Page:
But one of the biggest problem with this kind of high frequency (millimeter wave) is that it has extremly high path loss and is very vulnerable to various envirenmental/weather factors like building, tree, moisture, rain etc.
Another important problem with this kind of high frequency is that it would be very difficult to get the small sized RF components properly working at this frequency. (For example, RF SAW duplexer, SAW filters which are one of the most commonly used components in the mobile phone currently will not be used in these frequency.)
One area that can be more practical at least as of now (July 2013) would be in 5Ghz range since the chipsets and devices supporting 802.11ac are already emerging in the market even though the performance may not exactly meet the claimed criteria. However, it would be pretty sure that higher and wider spectrum will be considered as well in real 5G mobile communication.
<-- (as of Oct 2015) FCC started promoting 5 different blocks in mmWave range. The lowest one is around 29Ghz and the highest is around 59 Ghz.
Unlike the current communication system, it is expected that multiple radio technology, operators and carrier frequencies would change dymanically even during the signal user service session. If you think of LTE-A Carrier Aggregation, WiFi Offload, it would give you very primitive idea of this. But this kind of combination and dynamic changes will become a default mode of operation in 5G.
Then.. the challenging issue would be how the RF front end of the device handle this kind of situation.
If I am asked to list a couple of critical features that should be accomplished in 5G before anything else, I would list as follows :
Even though it is not a single solution that can completely achieve all these features, one of the key factor would be Massive MIMO (In case of the prototype that SamSung came up with in May 2013, it used 64 Antenna in 28 Ghz). I stronly recommend you google this topic and study. Following is a couple of introductary material that I found.
These property can be described in several different layers..but usually when we talk about TTI it usually refer to MAC/PHY property and when we talk about Latency it usually refer to higher layer including IP layer.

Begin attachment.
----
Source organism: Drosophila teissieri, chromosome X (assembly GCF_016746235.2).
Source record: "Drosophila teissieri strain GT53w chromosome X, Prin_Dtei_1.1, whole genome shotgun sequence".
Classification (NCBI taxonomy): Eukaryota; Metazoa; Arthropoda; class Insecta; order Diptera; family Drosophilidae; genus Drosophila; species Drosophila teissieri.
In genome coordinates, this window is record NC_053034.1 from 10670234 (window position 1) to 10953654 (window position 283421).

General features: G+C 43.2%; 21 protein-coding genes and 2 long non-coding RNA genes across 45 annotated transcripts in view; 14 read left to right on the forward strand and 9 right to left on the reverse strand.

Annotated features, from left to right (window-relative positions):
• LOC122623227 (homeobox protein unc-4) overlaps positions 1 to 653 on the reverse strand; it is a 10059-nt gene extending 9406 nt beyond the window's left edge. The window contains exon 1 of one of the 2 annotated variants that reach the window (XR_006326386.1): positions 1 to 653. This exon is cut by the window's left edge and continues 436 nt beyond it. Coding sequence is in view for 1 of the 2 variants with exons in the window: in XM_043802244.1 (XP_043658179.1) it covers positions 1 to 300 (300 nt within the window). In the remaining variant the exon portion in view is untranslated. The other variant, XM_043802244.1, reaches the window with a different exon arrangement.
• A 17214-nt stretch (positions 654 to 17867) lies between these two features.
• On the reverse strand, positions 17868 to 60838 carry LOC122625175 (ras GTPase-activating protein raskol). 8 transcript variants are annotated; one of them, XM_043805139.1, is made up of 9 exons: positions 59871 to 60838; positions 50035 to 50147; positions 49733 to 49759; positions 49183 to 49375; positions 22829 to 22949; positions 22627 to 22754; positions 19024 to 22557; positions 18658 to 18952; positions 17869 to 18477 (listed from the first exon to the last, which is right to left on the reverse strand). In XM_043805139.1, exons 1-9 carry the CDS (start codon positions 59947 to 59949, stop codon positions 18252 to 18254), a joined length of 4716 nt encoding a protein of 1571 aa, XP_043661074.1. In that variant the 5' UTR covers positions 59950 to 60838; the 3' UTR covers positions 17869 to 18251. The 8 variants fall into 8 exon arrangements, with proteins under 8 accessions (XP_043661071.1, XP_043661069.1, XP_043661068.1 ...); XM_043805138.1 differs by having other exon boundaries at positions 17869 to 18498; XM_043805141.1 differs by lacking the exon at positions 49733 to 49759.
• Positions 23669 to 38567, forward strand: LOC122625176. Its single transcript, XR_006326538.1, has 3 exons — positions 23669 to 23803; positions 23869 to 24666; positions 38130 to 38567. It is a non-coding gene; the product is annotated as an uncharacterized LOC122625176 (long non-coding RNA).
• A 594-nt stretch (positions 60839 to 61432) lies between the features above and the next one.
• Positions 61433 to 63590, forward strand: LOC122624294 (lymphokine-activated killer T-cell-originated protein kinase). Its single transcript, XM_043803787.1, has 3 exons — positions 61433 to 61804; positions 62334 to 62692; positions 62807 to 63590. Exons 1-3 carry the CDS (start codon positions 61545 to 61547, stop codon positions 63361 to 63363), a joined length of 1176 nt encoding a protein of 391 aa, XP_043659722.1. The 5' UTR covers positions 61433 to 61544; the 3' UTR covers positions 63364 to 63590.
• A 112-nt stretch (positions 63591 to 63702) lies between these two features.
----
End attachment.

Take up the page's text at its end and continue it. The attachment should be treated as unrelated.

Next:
Regarding TTI, in WCDMA R99 the most common MAC layer TTI were 10 ms (U-Plane) or 40 ms (C-Plane), in HSPA it become 2ms or 10 ms, in LTE it become 1 ms. I think 1 ms is already a kind of min TTI, but we would need event shorter TTI to achieve the max throughput/latency criteria required for 5G.
Another possibility would be that a couple of additional TTI is introduced and let the system select one of the TTI dynamically or semi-statically depending on situations.
--> (As of Oct 2015) It is not yet determined anything on the TTI length(subframe length) of 5G. But as far as I am hearing, 0.2 ms (200 us) or 0.1 ms(100 us) subframe length is most frequently mentioned.
Even thought nothing specific is formally defined for 5G requirement, I think it will be highly probable that the system bandwith will get extended to at least a couple of hundreds Mhz. As I mentioned above, there will be a lot of issues related to RF (or milimeter wave) but there will also be tough chalenges at baseband level as well. The first question you would have would be "what would be the sampling rate ?". If the system bandwidth at carrier frequency level is a couple of Mhz, the sampling rate at baseband level should be several Mhz BW.
It means that you need ADC which can sample and convert at several Mhz rate. You may think this would not be a big issue since you may have seen various digital oscilloscope which covers even a couple of Gb sampling rate.
Yes.. it is true. This kind of super high frequency ADC is already used in various area especially high end digital oscilloscope. But those high frequency sampling is not done by a single ADC. It is done by multiple ADCs working in parallel and sampling in interleaving pattern. To make this kind of sampling work properly, very complicated hardware design and control algorithm are required.
To make this kind of technology usable for a mobile device which should not be as expensive and bulky as a high end digital oscilloscope, great deal of improvement on ADC/DAC technology is required as well.
See if following materials can give you any insight on this topic. (Think of how you can make this kind of technology usuable on mobile device)
One of the important goal of 5G is to implement a system that can handle very large numbers of subscribers. These subscribers are not only human but also various types of machines and sensors. In this case, the chances would increase a lot of PRACH reaching a network simultaneously and casuing contention. To figure out a way to handle this situation will be an important topics to be researched (especially in MAC layer design).